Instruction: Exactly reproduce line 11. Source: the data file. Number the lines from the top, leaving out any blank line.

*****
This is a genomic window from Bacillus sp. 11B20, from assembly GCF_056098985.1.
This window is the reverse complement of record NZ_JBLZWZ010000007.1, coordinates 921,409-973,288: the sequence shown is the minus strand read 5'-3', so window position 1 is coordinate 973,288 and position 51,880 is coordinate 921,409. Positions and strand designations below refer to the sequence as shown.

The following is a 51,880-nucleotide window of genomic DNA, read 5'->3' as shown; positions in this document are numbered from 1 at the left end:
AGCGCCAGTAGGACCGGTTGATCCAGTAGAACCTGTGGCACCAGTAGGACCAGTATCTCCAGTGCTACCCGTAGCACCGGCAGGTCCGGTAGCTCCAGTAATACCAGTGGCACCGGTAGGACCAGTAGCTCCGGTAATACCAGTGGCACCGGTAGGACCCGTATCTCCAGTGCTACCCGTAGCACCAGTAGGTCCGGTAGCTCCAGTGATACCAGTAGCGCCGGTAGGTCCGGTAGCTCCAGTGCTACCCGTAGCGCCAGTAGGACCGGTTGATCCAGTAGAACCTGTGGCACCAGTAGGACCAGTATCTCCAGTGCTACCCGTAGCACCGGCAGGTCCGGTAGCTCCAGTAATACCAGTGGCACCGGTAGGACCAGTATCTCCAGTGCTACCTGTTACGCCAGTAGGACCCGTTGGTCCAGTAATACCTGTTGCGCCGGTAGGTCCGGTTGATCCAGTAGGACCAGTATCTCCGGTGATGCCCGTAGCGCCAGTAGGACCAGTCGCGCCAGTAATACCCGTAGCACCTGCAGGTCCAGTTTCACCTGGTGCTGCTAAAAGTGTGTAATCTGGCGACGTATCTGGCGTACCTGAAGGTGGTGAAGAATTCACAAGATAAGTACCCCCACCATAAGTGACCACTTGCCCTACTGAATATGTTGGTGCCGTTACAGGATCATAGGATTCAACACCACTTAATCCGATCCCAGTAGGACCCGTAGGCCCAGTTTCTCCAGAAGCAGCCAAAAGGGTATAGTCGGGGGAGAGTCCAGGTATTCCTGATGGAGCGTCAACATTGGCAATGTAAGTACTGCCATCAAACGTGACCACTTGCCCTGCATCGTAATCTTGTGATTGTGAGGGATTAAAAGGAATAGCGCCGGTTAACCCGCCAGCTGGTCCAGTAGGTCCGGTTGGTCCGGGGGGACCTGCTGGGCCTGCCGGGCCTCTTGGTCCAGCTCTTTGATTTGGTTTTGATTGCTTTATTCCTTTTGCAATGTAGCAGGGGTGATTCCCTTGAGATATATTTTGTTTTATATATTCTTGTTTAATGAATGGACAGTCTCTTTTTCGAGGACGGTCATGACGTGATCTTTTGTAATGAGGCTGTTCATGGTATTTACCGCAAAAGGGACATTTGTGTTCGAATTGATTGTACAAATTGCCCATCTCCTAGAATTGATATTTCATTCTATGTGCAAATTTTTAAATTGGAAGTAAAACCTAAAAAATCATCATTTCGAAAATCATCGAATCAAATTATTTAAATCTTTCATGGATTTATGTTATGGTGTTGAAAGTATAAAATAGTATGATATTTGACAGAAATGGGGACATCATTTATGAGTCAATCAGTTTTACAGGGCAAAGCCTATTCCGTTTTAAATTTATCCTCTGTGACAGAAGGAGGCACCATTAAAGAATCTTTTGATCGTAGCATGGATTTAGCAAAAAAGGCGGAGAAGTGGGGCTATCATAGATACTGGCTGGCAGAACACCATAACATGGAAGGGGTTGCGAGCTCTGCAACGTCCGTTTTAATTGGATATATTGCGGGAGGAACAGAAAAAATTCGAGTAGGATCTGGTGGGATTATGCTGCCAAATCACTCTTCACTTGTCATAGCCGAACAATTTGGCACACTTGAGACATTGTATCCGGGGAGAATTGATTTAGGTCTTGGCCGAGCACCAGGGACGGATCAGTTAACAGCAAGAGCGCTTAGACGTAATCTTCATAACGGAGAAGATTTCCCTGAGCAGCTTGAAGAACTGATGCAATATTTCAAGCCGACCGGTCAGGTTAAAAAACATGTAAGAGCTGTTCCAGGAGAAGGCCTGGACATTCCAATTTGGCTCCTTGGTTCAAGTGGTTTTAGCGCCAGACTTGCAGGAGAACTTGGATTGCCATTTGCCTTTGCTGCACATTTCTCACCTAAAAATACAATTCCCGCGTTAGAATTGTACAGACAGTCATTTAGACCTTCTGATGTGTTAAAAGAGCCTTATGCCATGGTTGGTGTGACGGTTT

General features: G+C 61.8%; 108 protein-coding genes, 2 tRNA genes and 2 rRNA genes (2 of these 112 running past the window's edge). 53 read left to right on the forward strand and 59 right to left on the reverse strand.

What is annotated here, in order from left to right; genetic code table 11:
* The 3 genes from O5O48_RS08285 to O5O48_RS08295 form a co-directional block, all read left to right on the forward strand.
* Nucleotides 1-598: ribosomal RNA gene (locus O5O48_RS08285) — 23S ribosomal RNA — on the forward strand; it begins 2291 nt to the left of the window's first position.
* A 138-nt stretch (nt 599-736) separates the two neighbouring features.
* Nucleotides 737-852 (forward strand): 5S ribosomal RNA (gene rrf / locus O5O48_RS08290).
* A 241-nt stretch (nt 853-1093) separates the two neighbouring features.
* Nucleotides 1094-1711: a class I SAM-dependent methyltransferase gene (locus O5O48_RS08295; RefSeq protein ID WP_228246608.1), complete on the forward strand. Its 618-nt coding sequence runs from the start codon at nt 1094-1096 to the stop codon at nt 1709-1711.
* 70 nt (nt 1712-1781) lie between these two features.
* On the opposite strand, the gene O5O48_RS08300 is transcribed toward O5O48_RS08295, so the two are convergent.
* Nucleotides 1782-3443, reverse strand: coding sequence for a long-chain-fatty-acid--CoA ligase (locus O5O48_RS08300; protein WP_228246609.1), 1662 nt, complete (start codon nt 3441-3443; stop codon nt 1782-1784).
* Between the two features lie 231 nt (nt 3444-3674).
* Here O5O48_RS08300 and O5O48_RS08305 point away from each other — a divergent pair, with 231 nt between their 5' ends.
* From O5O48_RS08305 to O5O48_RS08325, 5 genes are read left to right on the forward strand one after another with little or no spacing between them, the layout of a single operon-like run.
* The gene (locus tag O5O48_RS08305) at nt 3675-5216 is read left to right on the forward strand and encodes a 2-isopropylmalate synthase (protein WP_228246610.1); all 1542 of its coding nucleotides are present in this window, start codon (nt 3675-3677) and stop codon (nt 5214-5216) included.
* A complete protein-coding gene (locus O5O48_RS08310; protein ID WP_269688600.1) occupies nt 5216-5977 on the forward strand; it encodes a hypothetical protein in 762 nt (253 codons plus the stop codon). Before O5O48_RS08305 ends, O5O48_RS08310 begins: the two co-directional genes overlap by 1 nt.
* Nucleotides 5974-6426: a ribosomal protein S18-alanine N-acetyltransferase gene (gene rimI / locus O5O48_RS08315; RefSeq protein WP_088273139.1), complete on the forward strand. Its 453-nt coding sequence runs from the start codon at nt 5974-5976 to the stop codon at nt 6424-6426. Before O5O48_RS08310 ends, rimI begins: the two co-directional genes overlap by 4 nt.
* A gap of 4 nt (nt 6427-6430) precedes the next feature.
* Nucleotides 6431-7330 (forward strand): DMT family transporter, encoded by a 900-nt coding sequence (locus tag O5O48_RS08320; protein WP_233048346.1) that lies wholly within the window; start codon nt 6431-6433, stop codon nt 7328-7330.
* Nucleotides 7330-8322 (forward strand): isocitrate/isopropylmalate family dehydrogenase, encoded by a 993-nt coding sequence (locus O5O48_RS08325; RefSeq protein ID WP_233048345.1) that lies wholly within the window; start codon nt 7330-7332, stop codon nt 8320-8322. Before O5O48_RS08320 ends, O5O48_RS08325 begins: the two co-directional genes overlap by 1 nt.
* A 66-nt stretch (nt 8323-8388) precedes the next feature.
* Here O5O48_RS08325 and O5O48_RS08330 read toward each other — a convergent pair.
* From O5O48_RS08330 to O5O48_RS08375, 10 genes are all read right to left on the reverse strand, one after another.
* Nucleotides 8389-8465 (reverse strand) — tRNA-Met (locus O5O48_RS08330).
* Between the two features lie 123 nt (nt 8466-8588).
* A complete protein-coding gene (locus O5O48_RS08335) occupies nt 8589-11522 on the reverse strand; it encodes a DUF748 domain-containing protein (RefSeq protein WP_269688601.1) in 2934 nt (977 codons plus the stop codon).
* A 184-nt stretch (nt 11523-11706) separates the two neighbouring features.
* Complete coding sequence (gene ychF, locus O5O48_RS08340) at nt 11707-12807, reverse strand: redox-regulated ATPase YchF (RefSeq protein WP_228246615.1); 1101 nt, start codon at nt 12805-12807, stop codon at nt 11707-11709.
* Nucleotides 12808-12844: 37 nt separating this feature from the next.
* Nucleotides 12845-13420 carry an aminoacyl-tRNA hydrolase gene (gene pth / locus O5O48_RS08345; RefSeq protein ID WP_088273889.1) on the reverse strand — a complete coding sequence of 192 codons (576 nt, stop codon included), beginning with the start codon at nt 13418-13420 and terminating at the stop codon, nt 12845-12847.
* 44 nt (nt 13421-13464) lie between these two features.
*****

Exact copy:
* A 241-nt stretch (nt 853-1093) separates the two neighbouring features.